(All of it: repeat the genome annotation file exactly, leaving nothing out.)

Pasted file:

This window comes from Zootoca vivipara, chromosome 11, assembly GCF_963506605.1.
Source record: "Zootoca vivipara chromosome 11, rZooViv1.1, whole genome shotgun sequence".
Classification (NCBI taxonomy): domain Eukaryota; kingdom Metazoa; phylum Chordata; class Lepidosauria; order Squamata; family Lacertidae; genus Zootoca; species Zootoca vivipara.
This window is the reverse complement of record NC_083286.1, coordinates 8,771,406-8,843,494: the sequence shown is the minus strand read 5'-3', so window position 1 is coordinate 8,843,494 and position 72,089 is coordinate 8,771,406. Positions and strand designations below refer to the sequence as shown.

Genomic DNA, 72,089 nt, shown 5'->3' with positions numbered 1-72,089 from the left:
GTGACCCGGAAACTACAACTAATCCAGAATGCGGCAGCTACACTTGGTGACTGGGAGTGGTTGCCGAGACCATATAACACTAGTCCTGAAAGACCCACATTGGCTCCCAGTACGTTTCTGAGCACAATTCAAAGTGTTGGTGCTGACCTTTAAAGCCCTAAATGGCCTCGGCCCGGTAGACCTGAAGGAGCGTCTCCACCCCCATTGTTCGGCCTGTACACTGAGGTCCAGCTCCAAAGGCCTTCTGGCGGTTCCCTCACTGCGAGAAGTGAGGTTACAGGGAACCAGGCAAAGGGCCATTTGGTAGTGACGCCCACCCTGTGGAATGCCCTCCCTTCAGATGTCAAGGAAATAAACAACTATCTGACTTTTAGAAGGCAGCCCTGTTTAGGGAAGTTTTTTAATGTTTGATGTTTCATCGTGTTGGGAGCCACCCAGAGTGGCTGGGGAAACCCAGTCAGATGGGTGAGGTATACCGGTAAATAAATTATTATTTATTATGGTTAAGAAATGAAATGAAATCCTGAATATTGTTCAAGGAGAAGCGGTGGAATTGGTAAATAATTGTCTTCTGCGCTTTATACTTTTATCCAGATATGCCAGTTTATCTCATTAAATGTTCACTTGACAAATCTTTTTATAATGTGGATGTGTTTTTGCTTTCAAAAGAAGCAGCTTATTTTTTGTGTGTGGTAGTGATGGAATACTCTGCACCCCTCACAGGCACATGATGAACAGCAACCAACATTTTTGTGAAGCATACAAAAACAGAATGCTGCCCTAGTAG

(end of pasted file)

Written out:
This window comes from Zootoca vivipara, chromosome 11, assembly GCF_963506605.1.
Source record: "Zootoca vivipara chromosome 11, rZooViv1.1, whole genome shotgun sequence".
Classification (NCBI taxonomy): domain Eukaryota; kingdom Metazoa; phylum Chordata; class Lepidosauria; order Squamata; family Lacertidae; genus Zootoca; species Zootoca vivipara.
This window is the reverse complement of record NC_083286.1, coordinates 8,771,406-8,843,494: the sequence shown is the minus strand read 5'-3', so window position 1 is coordinate 8,843,494 and position 72,089 is coordinate 8,771,406. Positions and strand designations below refer to the sequence as shown.

Genomic DNA, 72,089 nt, shown 5'->3' with positions numbered 1-72,089 from the left:
GTGACCCGGAAACTACAACTAATCCAGAATGCGGCAGCTACACTTGGTGACTGGGAGTGGTTGCCGAGACCATATAACACTAGTCCTGAAAGACCCACATTGGCTCCCAGTACGTTTCTGAGCACAATTCAAAGTGTTGGTGCTGACCTTTAAAGCCCTAAATGGCCTCGGCCCGGTAGACCTGAAGGAGCGTCTCCACCCCCATTGTTCGGCCTGTACACTGAGGTCCAGCTCCAAAGGCCTTCTGGCGGTTCCCTCACTGCGAGAAGTGAGGTTACAGGGAACCAGGCAAAGGGCCATTTGGTAGTGACGCCCACCCTGTGGAATGCCCTCCCTTCAGATGTCAAGGAAATAAACAACTATCTGACTTTTAGAAGGCAGCCCTGTTTAGGGAAGTTTTTTAATGTTTGATGTTTCATCGTGTTGGGAGCCACCCAGAGTGGCTGGGGAAACCCAGTCAGATGGGTGAGGTATACCGGTAAATAAATTATTATTTATTATGGTTAAGAAATGAAATGAAATCCTGAATATTGTTCAAGGAGAAGCGGTGGAATTGGTAAATAATTGTCTTCTGCGCTTTATACTTTTATCCAGATATGCCAGTTTATCTCATTAAATGTTCACTTGACAAATCTTTTTATAATGTGGATGTGTTTTTGCTTTCAAAAGAAGCAGCTTATTTTTTGTGTGTGGTAGTGATGGAATACTCTGCACCCCTCACAGGCACATGATGAACAGCAACCAACATTTTTGTGAAGCATACAAAAACAGAATGCTGCCCTAGTAG